Response to RFC 467
RFC 492

Document Type RFC - Unknown (April 1973; No errata)
Updates RFC 467
Last updated 2013-03-02
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Network Working Group                                           E. Meyer
Request for Comments: 492                                    MIT-Multics
NIC: 15357                                                 18 April 1973
                          RESPONSE TO RFC 467

   Jerry Burchfiel and Ray Tomlinson of Bolt, Beranek, and Newman, Inc,
   have issued a Network Request for Comments (#467) which proposes a
   solution to two problems which have been annoying to Network users.
   This document will briefly describe the problems and proposed
   solutions, and offer comments and alternative suggestions.

BACKGROUND

   To establish a data connection between two hosts through the network,
   the Host-Host protocol requires that one host send a Request for
   Connection and that the second Host reply affirmatively.  If the
   desired socket("port") at the target host is already in use, the
   target host replies negatively.  Once a connection is established,
   data transmission may proceed, controlled by data allocation messages
   dispatched by the host at the read end of the connection.  The host
   on the write side is constrained by protocol to send only as much
   data as has been permitted by the read side.  If it exhausts the
   allocation it must wait until a new data allocation control message
   is received.  Then it can send more.

   One of the problems arises from the fact that messages apparently are
   lost somewhere in the transmission path with a low but regular
   frequency.  If an allocate control message concerning an open
   connection is lost, a situation can occur in which data transmission
   over the connection ceases permanently.  This can happen because the
   host at the send side believes it has exhausted its allocation, and
   sits holding back data to end because it is waiting for a new data
   allocation message to come from the read side.  However, the read
   side has actually sent out the allocation, but it was lost.  It
   thinks that the send side may proceed and sits waiting for data to
   come in over the connection.  This is known as the "lost allocate"
   phenomenon.  However, similar symptoms can occur if a data message is
   lost and the send side exhausts its allocation before a new
   allocation is given by the read side.  The send side waits for a new
   allocation, but the read side has not received one of the data
   messages and believes there is still some allocation left.  In either
   case, the result is a permanently blocked connection.  This appears
   to happen with enough regularity to be annoying to users who connect
   typewriters to foreign hosts through the Network.  When it happens,
   the only current solution is to disconnect and to establish a new
   connection.

Meyer                                                           [Page 1]
RFC 492                   RESPONSE TO RFC 467              18 April 1973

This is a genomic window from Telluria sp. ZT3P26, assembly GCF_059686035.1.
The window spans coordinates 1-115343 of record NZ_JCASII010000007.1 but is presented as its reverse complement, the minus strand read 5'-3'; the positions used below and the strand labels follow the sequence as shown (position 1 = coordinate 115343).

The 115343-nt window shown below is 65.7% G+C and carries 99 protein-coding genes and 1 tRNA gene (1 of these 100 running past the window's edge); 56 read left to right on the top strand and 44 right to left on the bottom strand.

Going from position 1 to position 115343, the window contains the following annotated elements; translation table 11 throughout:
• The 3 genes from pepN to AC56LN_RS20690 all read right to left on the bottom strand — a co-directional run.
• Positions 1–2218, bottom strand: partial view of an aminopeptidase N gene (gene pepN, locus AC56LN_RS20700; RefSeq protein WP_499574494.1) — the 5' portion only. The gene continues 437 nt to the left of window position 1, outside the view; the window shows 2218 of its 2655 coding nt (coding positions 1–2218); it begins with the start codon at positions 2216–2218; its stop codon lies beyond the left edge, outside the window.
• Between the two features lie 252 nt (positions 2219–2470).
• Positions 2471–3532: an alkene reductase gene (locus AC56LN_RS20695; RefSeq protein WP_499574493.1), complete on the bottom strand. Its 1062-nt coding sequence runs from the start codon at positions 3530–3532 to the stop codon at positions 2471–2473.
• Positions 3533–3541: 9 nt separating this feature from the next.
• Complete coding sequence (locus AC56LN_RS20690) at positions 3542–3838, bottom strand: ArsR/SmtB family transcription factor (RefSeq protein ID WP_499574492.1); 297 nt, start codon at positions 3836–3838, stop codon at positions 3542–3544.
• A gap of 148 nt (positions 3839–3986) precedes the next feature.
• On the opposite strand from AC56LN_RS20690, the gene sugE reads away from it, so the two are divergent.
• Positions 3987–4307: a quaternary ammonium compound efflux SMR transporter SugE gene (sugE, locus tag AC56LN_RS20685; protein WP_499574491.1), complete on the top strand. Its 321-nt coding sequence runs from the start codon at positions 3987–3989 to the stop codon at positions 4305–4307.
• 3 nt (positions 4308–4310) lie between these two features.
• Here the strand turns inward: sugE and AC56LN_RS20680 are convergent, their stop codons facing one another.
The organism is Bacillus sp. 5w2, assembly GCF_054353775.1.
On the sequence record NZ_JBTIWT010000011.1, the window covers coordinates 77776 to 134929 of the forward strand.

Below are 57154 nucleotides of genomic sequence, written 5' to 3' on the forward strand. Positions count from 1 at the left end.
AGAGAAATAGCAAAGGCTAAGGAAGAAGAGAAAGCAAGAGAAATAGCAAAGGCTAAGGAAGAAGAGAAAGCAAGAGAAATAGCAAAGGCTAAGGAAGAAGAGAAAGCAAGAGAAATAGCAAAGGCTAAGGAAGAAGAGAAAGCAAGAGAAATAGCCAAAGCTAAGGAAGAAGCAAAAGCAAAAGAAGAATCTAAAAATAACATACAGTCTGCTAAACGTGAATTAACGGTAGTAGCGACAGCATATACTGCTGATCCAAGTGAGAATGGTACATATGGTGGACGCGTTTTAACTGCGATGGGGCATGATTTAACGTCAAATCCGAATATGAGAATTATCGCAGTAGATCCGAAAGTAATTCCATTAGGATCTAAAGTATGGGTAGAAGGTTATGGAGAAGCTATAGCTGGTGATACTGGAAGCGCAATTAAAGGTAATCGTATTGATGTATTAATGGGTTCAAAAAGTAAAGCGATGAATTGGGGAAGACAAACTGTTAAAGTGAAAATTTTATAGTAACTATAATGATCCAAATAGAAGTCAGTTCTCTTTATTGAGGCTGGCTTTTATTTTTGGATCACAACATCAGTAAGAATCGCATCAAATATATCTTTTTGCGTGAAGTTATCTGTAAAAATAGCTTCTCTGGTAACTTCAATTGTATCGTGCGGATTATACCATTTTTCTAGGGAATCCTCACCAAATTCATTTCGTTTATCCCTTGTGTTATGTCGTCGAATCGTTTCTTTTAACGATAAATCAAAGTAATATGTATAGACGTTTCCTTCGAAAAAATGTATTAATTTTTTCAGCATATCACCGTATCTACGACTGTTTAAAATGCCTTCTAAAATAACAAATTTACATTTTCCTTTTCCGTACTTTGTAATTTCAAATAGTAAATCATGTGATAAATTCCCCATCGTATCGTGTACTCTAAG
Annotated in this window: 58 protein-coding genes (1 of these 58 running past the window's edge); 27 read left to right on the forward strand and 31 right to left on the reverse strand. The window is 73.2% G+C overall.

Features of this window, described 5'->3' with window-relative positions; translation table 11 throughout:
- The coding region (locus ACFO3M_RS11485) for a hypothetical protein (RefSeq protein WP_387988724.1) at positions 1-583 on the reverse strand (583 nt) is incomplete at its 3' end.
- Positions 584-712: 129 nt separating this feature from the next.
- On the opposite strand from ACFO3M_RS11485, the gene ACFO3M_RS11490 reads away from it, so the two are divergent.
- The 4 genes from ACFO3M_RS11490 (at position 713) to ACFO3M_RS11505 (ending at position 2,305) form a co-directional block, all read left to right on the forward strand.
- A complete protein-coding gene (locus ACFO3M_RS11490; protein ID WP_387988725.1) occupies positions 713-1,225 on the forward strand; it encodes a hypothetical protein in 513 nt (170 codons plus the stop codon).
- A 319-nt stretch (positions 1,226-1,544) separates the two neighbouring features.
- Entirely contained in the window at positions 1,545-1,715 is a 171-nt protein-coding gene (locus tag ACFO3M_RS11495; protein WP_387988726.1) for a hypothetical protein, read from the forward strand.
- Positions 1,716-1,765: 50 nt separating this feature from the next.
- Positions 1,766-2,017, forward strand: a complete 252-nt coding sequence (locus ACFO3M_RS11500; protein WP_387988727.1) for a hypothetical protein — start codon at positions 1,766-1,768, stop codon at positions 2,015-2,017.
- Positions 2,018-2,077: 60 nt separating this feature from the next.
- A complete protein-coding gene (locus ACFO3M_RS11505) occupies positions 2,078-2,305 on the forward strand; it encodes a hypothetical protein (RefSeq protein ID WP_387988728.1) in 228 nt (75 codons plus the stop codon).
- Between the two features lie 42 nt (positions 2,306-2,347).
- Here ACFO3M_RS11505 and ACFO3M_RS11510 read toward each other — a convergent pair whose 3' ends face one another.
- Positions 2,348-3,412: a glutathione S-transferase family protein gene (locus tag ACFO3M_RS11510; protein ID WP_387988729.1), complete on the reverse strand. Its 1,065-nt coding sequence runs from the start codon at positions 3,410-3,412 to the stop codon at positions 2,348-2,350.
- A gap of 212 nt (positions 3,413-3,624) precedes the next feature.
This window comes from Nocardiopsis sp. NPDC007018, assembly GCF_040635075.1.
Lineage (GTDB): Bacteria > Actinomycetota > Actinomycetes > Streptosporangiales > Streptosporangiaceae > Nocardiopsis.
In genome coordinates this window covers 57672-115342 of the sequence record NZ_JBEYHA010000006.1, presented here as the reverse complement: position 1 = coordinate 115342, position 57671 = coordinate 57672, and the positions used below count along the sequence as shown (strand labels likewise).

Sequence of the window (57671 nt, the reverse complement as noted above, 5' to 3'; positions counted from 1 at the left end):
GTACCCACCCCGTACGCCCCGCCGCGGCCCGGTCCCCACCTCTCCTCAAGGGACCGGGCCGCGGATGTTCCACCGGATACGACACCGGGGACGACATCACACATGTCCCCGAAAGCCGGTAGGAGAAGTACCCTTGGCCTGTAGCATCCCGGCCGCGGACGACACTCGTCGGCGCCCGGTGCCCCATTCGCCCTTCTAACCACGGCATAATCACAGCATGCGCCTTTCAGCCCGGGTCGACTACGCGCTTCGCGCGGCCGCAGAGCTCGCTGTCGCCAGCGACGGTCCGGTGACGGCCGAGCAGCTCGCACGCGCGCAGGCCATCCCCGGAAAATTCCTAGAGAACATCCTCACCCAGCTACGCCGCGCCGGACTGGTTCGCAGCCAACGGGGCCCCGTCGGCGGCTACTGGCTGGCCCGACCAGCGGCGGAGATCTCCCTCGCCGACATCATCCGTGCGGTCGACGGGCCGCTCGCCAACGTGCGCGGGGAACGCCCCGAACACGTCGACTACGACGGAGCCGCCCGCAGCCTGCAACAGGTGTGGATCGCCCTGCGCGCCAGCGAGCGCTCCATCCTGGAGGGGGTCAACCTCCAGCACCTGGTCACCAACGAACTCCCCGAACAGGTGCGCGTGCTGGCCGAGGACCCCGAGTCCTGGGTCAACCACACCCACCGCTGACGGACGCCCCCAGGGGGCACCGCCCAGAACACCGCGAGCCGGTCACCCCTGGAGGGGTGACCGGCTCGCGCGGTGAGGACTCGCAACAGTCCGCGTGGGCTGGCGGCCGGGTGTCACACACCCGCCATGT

The solution to this problem which RFC 467 proposes is to establish a
   pair of allocation-resetting control messages, one for use by the
   send side (RCS) and the other for the read side (RCR).  Whenever it
   wishes, either side may initiate the allocation-resetting sequence by
   setting its own allocation counter to zero and dispatching an RCS or
   RCR control message to the other side.  The host receiving it will
   set its own allocation counter for that connection to zero and send
   an RCR or RCS in reply.  Now the allocations for both sides are in
   synchronization (they are zero), and data transmission can begin
   again when a new allocation is sent by the receive side.  This
   procedure is intended to be initiated whenever either side thinks the
   connection has been quiescent for a suspiciously long time.  The
   actual specification of this control message pair in RFC 467 is more
   complex in that the pipeline between the two sides must be empty of
   data messages before the send side may dispatch an RCS control
   message.

   The second problem arises when the host at one side of an open
   connection crashes and purges its tables when it comes back up, while
   the host at the other end of the connection does not notice that
   anything has happened. (A similar situation occurs when the Network
   path temporarily fails between the two hosts, but only one host
   notices the failure and closes the connection.) If the host which
   crashed attempts to re-establish the connection, the host at the
   other end refuses to do so because the socket to which the connection
   request is targeted is seemingly already involved in an open
   connection.  Given the idiosyncrasies of the terminal support
   software of some systems, users at some consoles may be unable to
   reconnect to the distant system they were connected with when the
   local system supporting his terminal crashed.  This can continue
   indefinitely until the system which believes the original connections
   to be still open resets its internal state.  This is call the "half-
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